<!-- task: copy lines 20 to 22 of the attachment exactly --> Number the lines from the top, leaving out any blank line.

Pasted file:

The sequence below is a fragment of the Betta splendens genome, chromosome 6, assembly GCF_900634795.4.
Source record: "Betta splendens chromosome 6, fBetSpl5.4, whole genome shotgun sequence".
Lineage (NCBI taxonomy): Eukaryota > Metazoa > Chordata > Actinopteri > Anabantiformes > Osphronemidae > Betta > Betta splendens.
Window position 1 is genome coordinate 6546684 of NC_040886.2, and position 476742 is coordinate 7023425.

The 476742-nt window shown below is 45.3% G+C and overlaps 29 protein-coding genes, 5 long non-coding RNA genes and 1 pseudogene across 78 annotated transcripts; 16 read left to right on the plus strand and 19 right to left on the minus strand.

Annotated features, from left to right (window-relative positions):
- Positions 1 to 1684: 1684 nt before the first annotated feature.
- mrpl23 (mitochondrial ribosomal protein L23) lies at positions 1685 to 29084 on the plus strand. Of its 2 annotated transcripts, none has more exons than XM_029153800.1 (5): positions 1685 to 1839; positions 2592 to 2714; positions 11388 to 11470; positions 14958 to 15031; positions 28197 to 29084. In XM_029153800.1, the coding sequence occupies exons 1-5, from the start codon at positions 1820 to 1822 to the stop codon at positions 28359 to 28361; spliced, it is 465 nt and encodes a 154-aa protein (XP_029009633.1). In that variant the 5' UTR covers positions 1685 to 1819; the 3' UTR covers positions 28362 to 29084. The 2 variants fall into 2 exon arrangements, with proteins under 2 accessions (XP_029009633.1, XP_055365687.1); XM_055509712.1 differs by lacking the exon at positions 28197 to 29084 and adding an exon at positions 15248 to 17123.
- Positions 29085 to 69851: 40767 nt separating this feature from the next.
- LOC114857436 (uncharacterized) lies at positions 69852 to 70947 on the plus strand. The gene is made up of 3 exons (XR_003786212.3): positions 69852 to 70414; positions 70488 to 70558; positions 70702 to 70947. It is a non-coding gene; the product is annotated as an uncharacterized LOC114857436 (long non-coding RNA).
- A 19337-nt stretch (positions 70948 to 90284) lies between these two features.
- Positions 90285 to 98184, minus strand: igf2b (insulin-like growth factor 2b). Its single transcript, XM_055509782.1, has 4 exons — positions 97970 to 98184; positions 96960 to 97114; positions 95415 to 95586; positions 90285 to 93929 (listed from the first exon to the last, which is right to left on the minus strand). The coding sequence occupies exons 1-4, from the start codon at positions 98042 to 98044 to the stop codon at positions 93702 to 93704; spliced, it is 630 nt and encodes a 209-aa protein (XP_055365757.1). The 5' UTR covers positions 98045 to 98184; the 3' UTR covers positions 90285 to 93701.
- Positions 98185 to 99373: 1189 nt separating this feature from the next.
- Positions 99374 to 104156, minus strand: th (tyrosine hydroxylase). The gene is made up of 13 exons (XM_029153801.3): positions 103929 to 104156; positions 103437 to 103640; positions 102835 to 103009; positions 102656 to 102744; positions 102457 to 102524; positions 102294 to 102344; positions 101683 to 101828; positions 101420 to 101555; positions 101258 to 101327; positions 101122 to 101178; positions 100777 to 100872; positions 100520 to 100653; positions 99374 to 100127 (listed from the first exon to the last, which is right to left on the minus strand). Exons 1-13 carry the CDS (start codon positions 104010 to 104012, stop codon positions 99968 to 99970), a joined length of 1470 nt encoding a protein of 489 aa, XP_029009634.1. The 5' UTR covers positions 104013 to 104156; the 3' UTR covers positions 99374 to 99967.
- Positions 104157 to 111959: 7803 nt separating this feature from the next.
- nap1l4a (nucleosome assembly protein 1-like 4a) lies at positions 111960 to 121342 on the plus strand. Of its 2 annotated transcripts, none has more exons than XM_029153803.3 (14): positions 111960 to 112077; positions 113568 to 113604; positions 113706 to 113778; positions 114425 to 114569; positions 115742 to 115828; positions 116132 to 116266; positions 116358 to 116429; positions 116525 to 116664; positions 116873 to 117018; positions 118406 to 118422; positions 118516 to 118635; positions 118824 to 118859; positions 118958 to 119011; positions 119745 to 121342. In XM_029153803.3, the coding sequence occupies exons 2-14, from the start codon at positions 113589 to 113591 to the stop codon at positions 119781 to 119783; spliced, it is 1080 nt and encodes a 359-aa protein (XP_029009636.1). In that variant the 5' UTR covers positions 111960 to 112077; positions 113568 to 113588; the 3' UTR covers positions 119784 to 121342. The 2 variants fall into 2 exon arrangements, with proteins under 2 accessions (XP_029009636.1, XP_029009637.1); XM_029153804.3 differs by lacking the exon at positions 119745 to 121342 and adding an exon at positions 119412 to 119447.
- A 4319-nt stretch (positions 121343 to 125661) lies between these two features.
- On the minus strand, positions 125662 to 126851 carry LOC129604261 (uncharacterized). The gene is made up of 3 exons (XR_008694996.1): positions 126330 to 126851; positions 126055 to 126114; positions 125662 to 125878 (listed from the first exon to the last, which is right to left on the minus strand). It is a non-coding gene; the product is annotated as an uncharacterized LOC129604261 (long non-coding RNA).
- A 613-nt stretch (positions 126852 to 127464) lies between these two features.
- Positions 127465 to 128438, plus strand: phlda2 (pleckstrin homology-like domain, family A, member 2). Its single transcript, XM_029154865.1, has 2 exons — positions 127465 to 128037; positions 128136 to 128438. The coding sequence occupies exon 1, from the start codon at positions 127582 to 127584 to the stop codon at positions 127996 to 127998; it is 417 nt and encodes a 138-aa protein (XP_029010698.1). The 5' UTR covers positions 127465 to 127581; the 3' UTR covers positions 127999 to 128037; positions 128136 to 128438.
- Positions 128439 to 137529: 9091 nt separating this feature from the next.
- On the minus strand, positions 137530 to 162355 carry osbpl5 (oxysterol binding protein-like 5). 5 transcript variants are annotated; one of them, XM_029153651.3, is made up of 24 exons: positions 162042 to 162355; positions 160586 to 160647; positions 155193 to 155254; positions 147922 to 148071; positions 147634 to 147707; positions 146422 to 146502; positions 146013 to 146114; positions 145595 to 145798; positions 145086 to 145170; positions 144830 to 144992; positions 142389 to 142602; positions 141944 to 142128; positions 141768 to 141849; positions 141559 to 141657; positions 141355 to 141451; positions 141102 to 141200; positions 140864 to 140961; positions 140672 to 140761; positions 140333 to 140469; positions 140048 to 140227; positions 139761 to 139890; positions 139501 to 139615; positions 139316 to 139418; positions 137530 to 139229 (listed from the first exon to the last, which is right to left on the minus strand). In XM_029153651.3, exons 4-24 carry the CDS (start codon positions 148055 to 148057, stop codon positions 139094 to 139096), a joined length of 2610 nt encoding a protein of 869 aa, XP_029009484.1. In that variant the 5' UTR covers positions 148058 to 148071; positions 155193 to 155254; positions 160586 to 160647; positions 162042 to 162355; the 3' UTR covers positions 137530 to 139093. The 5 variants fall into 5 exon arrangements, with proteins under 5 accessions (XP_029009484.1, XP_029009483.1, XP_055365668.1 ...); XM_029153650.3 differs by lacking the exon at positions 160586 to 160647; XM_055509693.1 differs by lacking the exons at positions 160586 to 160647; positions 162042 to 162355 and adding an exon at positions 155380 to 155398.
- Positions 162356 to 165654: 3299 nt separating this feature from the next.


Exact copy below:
- Positions 127465 to 128438, plus strand: phlda2 (pleckstrin homology-like domain, family A, member 2). Its single transcript, XM_029154865.1, has 2 exons — positions 127465 to 128037; positions 128136 to 128438. The coding sequence occupies exon 1, from the start codon at positions 127582 to 127584 to the stop codon at positions 127996 to 127998; it is 417 nt and encodes a 138-aa protein (XP_029010698.1). The 5' UTR covers positions 127465 to 127581; the 3' UTR covers positions 127999 to 128037; positions 128136 to 128438.
- Positions 128439 to 137529: 9091 nt separating this feature from the next.
- On the minus strand, positions 137530 to 162355 carry osbpl5 (oxysterol binding protein-like 5). 5 transcript variants are annotated; one of them, XM_029153651.3, is made up of 24 exons: positions 162042 to 162355; positions 160586 to 160647; positions 155193 to 155254; positions 147922 to 148071; positions 147634 to 147707; positions 146422 to 146502; positions 146013 to 146114; positions 145595 to 145798; positions 145086 to 145170; positions 144830 to 144992; positions 142389 to 142602; positions 141944 to 142128; positions 141768 to 141849; positions 141559 to 141657; positions 141355 to 141451; positions 141102 to 141200; positions 140864 to 140961; positions 140672 to 140761; positions 140333 to 140469; positions 140048 to 140227; positions 139761 to 139890; positions 139501 to 139615; positions 139316 to 139418; positions 137530 to 139229 (listed from the first exon to the last, which is right to left on the minus strand). In XM_029153651.3, exons 4-24 carry the CDS (start codon positions 148055 to 148057, stop codon positions 139094 to 139096), a joined length of 2610 nt encoding a protein of 869 aa, XP_029009484.1. In that variant the 5' UTR covers positions 148058 to 148071; positions 155193 to 155254; positions 160586 to 160647; positions 162042 to 162355; the 3' UTR covers positions 137530 to 139093. The 5 variants fall into 5 exon arrangements, with proteins under 5 accessions (XP_029009484.1, XP_029009483.1, XP_055365668.1 ...); XM_029153650.3 differs by lacking the exon at positions 160586 to 160647; XM_055509693.1 differs by lacking the exons at positions 160586 to 160647; positions 162042 to 162355 and adding an exon at positions 155380 to 155398.